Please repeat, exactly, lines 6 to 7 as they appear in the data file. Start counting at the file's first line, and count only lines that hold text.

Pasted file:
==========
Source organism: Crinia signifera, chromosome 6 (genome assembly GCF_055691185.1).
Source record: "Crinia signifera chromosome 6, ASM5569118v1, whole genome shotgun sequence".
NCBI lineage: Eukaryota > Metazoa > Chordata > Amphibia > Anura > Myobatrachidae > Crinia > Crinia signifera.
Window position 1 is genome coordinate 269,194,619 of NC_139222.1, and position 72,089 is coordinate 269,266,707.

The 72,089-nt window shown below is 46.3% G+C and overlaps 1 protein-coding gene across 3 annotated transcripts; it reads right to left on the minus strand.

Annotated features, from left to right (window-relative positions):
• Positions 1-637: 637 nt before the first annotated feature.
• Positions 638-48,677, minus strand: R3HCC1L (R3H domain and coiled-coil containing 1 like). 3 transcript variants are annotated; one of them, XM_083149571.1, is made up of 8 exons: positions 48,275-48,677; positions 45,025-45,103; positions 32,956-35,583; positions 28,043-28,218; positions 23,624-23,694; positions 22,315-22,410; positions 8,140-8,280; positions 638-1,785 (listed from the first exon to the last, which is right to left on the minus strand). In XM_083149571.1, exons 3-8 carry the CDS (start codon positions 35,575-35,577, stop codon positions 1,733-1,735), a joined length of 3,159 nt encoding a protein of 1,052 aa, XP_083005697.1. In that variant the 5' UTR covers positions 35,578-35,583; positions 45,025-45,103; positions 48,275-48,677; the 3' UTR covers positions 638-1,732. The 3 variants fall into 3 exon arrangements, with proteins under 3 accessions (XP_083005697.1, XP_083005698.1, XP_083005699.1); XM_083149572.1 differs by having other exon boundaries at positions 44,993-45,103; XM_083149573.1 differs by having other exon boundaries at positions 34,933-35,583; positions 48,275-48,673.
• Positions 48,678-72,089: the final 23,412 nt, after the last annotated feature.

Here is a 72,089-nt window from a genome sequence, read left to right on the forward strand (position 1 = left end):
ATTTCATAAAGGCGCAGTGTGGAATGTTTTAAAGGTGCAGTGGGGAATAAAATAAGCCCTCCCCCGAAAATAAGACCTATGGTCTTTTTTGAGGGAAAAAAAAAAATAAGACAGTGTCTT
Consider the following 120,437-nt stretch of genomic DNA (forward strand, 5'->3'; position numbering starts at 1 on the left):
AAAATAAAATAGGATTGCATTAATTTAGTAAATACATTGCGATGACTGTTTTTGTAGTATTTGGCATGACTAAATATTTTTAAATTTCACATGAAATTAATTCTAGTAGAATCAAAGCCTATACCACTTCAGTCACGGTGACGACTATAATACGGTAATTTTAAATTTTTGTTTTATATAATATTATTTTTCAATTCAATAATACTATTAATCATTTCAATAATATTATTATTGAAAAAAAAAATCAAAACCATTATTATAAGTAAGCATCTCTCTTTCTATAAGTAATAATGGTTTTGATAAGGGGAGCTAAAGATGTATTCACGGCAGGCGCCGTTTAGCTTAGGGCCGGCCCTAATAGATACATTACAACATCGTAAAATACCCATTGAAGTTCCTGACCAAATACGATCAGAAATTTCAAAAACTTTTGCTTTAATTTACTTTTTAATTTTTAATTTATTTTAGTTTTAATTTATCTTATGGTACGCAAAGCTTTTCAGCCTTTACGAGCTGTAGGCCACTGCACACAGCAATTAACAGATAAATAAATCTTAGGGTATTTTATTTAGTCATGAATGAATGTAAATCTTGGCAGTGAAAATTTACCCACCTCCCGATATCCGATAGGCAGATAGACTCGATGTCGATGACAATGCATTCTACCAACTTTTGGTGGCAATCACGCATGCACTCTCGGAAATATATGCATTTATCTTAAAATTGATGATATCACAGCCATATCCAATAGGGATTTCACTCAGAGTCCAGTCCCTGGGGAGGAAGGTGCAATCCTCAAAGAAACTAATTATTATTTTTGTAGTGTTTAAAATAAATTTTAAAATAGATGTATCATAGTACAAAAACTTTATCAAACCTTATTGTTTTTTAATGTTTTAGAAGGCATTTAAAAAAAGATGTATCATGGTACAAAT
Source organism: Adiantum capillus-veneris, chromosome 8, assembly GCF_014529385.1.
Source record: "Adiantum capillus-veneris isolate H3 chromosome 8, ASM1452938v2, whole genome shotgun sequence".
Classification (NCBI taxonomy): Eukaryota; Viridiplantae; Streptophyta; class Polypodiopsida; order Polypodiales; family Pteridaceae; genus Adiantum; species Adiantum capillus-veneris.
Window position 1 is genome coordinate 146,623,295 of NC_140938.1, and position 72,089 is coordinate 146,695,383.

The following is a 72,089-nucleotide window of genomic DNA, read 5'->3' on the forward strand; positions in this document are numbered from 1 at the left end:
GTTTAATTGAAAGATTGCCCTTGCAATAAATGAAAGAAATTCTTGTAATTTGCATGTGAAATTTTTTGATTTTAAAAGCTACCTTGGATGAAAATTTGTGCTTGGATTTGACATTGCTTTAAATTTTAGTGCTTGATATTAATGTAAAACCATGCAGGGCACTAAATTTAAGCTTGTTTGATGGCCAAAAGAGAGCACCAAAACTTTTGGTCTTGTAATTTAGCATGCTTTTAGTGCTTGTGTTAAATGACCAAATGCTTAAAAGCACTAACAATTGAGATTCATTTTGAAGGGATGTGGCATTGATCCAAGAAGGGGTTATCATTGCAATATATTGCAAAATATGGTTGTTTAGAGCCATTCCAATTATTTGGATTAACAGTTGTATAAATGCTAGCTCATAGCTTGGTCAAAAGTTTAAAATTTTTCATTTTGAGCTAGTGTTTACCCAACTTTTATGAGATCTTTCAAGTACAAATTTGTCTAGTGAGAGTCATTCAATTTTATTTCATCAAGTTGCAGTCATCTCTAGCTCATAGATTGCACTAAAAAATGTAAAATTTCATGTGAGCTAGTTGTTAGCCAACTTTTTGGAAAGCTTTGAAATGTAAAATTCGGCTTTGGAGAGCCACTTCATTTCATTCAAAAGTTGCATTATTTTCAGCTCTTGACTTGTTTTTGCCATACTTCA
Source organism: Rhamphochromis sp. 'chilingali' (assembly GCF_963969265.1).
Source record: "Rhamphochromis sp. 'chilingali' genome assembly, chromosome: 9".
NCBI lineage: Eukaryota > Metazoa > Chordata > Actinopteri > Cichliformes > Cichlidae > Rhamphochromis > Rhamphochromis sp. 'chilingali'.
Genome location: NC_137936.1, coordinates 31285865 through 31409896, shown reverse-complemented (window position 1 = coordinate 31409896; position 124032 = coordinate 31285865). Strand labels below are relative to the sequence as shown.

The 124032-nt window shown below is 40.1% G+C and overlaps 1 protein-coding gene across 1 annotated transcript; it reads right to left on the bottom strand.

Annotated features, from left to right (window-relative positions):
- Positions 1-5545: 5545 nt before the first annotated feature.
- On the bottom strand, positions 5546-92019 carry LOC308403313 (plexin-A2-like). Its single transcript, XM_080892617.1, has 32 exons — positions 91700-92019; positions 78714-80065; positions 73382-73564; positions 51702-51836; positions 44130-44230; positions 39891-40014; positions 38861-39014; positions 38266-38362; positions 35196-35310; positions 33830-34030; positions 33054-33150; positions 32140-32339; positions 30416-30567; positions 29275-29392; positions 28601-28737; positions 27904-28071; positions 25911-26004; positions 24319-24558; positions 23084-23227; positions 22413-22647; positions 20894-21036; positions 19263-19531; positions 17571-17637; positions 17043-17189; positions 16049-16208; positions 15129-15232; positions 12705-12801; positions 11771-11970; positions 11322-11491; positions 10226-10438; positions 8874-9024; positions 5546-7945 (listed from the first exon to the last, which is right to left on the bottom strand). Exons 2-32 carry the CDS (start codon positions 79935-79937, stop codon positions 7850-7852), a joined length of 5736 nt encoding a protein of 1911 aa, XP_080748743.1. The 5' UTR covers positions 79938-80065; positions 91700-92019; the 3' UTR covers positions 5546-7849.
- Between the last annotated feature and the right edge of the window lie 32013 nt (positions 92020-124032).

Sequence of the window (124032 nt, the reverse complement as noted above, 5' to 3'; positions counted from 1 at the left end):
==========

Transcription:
Annotated features, from left to right (window-relative positions):
• Positions 1-637: 637 nt before the first annotated feature.